Physics


- The Chinese JUNO experiment will aim to answer a mystery about the particles’ mass Neutrinos are the oddballs of the subatomic particle family. They are everywhere, pouring in from the sun, deep space, and Earth and zipping through our bodies by the trillions every second. The particles are so tiny that they seldom interact with anything, making them extremely elusive and hard to study. Moreover, though neutrinos come in different types, or flavors, they can switch from one type to another as they travel near the speed of light. These weird behaviors, scientists believe, might point toward ... [Read More]


- What is Quantum Computing? The 1965 Nobel prize in physics was awarded jointly to Sin-Itiro Tomonaga, Julian Schwinger, and Richard Feynman. Their work in ‘quantum electrodynamics’ was an important scientific contribution the world, but, still to this day, their research describes phenomena that are strange and counter-intuitive to the ways in which we understand the world. Those phenomena, such as superposition and entanglement, make up the basis of quantum computing. Computers that perform quantum computations using these phenomena are known as ‘quantum computers.’ A traditional ... [Read More]


- Scientists analyze sunquakes to pinpoint flare energy source, perhaps predict flare severity. Solar flares are violent explosions on the sun that fling out high-energy charged particles, sometimes toward Earth, where they disrupt communications and endanger satellites and astronauts. But as scientists discovered in 1996, flares can also create seismic activity — sunquakes — releasing impulsive acoustic waves that penetrate deep into the sun’s interior. While the relationship between solar flares and sunquakes is still a mystery, new findings suggest that these "acoustic transients" — ... [Read More]


- Until now, the history of superconducting materials has been a tale of two types: s-wave and d-wave. Now, researchers have discovered a possible third type: g-wave. Until now, the history of superconducting materials has been a tale of two types: s-wave and d-wave. Now, Cornell researchers -- led by Brad Ramshaw, the Dick & Dale Reis Johnson Assistant Professor in the College of Arts and Sciences -- have discovered a possible third type: g-wave. Their paper, "Thermodynamic Evidence for a Two-Component Superconducting Order Parameter in Sr2RuO4," published Sept. 21 in Nature Physics . The lead ... [Read More]


- National University of Singapore physicists have discovered new mid-infrared anisotropic collective charge excitations in quasi-metallic phase two-dimensional (2-D) transition-metal dichalcogenides (TMDs). Low-dimensional periodical patterned structures, such as 2-D layered systems or one-dimensional (1D) chained structures in material systems, exhibit intriguing wave phenomena due to the interactions between the many particles in the system (many-body interactions). These low-dimensional periodical structures result in unique material properties that have generated considerable research ... [Read More]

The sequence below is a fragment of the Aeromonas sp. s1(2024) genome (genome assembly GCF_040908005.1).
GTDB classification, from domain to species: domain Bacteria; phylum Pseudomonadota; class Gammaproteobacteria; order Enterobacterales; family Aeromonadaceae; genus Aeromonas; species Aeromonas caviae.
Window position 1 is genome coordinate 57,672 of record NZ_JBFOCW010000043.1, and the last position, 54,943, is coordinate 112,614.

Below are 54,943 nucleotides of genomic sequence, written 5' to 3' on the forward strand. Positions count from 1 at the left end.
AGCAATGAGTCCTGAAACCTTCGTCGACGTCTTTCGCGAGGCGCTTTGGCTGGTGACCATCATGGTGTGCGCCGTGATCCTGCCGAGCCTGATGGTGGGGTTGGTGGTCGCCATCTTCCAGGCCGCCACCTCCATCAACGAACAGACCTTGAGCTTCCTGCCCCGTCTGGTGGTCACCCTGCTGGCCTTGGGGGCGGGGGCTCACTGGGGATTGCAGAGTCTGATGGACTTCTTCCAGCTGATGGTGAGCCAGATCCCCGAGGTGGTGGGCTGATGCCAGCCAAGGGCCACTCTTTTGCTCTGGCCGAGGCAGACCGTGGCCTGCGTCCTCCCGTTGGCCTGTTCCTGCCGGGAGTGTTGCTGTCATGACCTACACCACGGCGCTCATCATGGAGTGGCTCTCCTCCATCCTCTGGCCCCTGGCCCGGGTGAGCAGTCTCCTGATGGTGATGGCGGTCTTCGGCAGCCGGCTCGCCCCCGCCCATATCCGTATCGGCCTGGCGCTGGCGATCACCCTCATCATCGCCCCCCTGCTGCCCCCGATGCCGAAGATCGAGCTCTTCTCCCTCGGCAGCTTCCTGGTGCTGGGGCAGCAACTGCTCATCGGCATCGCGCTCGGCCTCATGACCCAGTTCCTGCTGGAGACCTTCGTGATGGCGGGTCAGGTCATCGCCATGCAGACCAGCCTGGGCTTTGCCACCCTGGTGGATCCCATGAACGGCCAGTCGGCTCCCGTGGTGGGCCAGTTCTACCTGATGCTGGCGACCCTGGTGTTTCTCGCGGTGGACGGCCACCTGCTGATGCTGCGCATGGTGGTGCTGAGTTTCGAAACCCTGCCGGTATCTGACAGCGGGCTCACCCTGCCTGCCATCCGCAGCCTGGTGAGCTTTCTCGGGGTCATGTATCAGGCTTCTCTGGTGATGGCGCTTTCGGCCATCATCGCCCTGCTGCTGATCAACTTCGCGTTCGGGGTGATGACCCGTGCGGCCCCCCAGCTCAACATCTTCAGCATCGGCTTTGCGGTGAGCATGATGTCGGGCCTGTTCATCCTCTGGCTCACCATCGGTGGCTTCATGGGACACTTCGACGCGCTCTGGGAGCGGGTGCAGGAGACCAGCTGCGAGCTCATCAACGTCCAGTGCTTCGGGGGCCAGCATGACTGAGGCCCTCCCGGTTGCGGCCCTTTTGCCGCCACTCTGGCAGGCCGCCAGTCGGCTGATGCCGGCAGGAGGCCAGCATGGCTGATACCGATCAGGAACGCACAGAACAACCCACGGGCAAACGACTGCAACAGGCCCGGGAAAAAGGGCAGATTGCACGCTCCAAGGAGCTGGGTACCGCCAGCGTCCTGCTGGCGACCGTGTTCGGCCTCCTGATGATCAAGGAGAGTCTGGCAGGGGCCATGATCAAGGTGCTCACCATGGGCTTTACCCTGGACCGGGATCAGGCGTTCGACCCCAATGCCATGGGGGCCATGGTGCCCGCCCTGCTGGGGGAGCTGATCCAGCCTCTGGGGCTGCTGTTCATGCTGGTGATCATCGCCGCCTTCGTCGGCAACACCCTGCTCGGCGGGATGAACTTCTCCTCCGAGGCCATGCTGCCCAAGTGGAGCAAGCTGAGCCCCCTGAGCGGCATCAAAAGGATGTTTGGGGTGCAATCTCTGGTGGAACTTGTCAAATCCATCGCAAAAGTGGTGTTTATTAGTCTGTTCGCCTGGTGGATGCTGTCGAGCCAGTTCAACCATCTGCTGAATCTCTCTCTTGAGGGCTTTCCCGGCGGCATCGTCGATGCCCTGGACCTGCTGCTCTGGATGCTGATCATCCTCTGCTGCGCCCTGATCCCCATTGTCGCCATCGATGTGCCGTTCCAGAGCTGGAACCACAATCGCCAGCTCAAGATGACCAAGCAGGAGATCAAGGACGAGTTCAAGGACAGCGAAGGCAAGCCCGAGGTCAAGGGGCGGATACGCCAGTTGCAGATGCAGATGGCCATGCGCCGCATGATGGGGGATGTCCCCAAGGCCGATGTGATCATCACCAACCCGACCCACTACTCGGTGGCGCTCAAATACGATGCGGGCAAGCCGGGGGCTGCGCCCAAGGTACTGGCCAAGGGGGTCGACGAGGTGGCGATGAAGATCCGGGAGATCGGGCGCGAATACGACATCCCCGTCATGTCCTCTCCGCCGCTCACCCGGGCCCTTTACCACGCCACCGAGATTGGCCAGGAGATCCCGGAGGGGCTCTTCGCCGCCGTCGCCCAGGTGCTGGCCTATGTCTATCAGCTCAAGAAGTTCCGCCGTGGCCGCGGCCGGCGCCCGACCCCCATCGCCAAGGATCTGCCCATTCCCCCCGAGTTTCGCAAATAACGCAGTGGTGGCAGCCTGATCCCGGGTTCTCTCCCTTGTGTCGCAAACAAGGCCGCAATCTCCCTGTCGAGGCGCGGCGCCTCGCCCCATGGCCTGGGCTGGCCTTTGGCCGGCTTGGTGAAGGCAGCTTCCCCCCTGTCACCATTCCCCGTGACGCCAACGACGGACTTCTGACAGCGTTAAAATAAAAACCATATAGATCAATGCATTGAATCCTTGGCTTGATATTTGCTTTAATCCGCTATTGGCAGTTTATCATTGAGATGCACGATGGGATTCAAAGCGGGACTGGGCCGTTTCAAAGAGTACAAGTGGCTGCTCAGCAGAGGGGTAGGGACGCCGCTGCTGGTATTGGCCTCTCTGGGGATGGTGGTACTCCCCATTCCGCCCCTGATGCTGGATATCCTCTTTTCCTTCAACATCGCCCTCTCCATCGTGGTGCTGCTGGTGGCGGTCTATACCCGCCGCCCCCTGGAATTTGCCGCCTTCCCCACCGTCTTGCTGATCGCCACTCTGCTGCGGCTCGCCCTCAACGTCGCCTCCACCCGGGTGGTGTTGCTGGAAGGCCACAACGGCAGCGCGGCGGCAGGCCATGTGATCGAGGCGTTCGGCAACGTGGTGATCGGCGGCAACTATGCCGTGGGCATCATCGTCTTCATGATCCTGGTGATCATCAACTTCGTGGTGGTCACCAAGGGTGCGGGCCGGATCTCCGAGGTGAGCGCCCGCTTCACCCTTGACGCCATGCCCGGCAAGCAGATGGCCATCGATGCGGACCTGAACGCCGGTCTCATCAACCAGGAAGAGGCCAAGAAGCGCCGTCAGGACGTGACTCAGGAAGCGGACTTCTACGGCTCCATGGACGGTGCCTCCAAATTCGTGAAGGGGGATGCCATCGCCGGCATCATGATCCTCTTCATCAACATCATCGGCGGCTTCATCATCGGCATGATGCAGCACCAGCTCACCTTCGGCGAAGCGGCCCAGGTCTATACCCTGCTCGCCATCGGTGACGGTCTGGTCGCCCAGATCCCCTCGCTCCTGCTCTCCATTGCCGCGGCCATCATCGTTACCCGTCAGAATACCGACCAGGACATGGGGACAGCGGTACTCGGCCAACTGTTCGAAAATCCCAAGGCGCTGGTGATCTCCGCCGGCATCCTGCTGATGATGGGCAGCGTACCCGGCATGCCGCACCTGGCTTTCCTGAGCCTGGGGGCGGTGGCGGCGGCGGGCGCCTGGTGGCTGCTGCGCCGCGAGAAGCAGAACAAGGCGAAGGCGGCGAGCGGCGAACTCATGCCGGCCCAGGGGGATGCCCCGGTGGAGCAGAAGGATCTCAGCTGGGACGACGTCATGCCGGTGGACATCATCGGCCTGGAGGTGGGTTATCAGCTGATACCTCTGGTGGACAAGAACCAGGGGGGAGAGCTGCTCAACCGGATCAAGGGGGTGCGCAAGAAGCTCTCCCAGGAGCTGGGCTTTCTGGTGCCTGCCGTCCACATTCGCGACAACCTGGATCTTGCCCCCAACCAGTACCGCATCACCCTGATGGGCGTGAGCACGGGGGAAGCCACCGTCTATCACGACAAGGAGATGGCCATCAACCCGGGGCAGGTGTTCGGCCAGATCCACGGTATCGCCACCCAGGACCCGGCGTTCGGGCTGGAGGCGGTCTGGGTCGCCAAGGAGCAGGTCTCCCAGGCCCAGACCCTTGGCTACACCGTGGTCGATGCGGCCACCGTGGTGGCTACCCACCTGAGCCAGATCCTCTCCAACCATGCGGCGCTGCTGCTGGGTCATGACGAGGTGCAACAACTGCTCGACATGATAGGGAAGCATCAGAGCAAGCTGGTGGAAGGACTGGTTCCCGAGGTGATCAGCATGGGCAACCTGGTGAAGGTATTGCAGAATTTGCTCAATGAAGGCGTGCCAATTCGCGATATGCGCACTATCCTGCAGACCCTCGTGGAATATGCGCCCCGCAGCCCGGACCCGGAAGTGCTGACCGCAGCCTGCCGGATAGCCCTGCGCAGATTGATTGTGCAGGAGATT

Source: phys.org

- Renormalization, a technique that helps bridge the big and the small, has become perhaps the single most important advance in theoretical physics in 50 years. In the 1940s, trailblazing physicists stumbled upon the next layer of reality. Particles were out, and fields—expansive, undulating entities that fill space like an ocean—were in. One ripple in a field would be an electron, another a photon, and interactions between them seemed to explain all electromagnetic events. There was just one problem: The theory was glued together with hopes and prayers. Only by using a technique dubbed ... [Read More]

Source: wired.com

- Composite fermions are exotic quasi-particles found in interacting 2-D fermion systems at relatively large perpendicular magnetic fields. These quasi-particles, which are composed of an electron and two magnetic flux quanta, have often been used to describe a physical phenomenon known as the fractional quantum Hall effect. Researchers at Princeton University and Pennsylvania State University recently used composite fermions to test a theory introduced by physicist Felix Bloch almost a century ago, suggesting that at very low densities, a paramagnetic Fermi "sea" of electrons should ... [Read More]

Source: phys.org

- Widefield nitrogen-vacancy microscope solves problem of there being no way to tell exactly how strongly magnetic a 2D material was. Australian researchers and their colleagues from Russia and China have shown that it is possible to study the magnetic properties of ultrathin materials directly, via a new microscopy technique that opens the door to the discovery of more two-dimensional (2D) magnetic materials, with all sorts of potential applications. Published in the journal Advanced Materials , the findings are significant because current techniques used to characterise normal ... [Read More]